General Manager Pat Gillick has added three important bats to this year's team Ñ left fielder Randy Winn, who came to Seattle as compensation for the loss of Piniella to Tampa Bay Ñ and reserves Greg Colbrunn and John Mabry.
Winn, 28, hit .298 with 27 stolen bases and made the All-Star Game for the first time last season with the Devil Rays. Melvin will put him into the No. 2 slot between Ichiro and Boone, Martinez or John Olerud, and see what he can do.
'I can't complain about that,' says Winn, who hit .391 (18 of 46) in 15 spring games. 'That is a great place to hit in the order. I would like to build on what I did last year. I would like to score a lot of runs. If I can get on base and get into scoring position, those guys will drive me in.'
Colbrunn, a right-hander, is a career .291 hitter who has hit better than .300 five times in an 11-year big-league career, including .333 with 10 home runs in 171 at-bats for Arizona last season. Mabry, who bats left-handed, hit .276 with 11 homers in 214 at-bats for Oakland and Philadelphia last season.
'Colbrunn and Mabry give us two legit power guys off the bench, and (Mark) McLemore will be back as a guy who can play all over the place,' Boone says.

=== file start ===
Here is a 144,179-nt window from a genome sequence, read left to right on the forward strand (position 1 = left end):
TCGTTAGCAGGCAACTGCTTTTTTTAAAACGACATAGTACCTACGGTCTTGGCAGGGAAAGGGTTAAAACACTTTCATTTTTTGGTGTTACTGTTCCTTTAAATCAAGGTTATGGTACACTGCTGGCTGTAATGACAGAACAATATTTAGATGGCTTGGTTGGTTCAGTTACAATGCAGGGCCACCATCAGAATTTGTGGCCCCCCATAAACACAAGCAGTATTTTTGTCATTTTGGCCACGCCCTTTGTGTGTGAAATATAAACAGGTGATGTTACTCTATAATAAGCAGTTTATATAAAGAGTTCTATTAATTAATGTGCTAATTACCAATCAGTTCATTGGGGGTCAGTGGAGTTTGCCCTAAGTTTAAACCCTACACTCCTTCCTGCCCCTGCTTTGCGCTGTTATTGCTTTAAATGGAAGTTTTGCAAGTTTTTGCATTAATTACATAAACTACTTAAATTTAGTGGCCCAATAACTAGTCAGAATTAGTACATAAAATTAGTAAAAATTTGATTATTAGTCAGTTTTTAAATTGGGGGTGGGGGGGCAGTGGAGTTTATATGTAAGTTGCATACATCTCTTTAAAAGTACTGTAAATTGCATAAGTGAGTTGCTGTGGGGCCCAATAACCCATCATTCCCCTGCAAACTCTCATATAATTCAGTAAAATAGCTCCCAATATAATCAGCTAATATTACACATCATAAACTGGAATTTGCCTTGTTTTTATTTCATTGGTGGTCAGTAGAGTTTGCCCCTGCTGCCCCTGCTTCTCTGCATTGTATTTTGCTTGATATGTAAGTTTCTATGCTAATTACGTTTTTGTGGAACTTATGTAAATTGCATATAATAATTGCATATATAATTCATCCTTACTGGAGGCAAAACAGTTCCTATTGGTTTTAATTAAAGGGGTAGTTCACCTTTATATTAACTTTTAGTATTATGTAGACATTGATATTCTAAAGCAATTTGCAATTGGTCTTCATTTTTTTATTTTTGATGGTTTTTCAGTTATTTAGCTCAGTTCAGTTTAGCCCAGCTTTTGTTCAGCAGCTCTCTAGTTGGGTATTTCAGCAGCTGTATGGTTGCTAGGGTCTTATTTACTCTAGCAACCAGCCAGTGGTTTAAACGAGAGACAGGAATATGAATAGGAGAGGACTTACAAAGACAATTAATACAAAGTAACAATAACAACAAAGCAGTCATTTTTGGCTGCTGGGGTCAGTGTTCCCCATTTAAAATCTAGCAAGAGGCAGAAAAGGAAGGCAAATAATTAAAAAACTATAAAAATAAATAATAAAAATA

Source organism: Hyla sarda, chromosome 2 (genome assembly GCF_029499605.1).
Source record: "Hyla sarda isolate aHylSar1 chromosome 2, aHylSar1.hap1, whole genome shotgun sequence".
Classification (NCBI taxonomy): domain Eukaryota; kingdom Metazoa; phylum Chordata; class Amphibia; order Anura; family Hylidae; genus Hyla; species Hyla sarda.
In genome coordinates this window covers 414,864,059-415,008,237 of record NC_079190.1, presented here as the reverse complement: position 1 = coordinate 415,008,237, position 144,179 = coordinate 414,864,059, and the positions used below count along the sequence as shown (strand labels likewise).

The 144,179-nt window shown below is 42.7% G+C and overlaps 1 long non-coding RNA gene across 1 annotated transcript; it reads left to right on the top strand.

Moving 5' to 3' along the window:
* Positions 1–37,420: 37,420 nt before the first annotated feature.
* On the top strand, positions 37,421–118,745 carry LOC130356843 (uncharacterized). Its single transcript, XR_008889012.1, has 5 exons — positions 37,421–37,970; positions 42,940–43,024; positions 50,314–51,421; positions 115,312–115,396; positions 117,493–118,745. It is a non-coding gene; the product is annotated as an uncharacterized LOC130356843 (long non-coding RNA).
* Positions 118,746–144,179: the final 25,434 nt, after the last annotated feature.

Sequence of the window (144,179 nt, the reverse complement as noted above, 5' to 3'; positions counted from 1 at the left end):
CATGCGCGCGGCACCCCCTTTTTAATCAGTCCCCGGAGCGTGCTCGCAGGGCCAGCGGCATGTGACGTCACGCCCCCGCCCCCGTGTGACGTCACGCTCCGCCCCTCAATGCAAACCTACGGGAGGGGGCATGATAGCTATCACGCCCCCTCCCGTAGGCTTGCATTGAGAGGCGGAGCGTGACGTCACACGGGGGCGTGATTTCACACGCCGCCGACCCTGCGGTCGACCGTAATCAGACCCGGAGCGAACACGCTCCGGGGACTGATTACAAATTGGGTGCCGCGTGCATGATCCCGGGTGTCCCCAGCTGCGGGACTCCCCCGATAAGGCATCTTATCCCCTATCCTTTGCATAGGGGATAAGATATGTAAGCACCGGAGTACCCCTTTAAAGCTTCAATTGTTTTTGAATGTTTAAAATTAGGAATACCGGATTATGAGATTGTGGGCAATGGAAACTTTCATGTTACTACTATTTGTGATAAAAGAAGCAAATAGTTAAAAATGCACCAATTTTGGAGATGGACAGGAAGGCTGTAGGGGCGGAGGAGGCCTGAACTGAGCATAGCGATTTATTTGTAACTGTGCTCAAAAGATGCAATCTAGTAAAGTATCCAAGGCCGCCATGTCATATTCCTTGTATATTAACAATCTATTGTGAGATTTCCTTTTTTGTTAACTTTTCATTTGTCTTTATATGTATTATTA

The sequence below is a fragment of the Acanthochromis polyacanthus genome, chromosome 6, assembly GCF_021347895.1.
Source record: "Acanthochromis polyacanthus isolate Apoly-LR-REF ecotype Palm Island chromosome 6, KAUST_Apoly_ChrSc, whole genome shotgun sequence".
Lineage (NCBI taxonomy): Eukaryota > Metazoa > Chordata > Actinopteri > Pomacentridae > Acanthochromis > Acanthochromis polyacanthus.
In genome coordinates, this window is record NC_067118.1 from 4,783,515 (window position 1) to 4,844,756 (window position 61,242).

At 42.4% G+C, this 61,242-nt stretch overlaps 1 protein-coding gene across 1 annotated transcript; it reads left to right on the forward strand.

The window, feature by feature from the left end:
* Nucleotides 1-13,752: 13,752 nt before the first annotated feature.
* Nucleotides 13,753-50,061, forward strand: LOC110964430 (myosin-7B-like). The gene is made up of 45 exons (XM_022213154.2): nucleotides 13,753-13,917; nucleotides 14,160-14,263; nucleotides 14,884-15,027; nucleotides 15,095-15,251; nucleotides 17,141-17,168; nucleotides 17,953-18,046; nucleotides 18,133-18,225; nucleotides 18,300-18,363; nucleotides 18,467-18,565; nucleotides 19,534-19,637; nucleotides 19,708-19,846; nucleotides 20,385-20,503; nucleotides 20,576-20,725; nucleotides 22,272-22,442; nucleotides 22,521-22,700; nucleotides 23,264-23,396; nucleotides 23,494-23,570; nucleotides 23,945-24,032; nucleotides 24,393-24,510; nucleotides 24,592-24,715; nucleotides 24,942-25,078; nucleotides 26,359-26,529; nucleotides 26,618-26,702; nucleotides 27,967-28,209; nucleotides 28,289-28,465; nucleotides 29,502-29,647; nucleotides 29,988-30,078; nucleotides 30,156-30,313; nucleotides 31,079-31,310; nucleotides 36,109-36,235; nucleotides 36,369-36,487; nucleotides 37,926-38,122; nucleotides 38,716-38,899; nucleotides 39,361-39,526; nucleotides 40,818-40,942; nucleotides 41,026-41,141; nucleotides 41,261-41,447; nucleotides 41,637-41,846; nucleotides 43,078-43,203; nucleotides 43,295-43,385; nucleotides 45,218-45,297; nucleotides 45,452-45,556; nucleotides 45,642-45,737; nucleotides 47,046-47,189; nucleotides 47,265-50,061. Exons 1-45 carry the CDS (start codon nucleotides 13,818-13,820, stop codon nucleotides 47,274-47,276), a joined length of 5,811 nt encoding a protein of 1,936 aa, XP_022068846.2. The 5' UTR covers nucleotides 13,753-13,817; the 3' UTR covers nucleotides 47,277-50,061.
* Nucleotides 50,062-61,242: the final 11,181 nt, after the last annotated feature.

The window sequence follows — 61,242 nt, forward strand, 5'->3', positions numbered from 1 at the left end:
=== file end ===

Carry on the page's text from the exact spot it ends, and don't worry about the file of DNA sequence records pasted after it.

The regular lineup seems set, except at catcher, where Dan Wilson (strained abductor) might miss the first few games. Ben Davis will step in until Wilson returns.
Olerud (first base), Boone, Carlos Guillen (shortstop) and Jeff Cirillo (third base) form the infield. Winn, Mike Cameron and Ichiro combine for an outfield with jets.
'We have the best defense in either league,' Boone says. 'You won't see better. We have Gold Glove candidates all over the place.'
Pitching seems a little more suspect. Jamie Moyer, Garcia, Joel Pineiro and Ryan Franklin have earned four of five starting jobs, and Melvin will choose a fifth from among Gil Meche, Ken Cloude or Rafael Soriano. The relief corps Ñ setup guys Nelson, Arthur Rhodes and Shig Hasegawa and closer Kaz Sasaki Ñ appears solid. But can Moyer, 40, continue to get people out? Can Garcia, who struggled this spring, rebound from a so-so 2002? Can Franklin, in his first year as a regular starter, get the job done?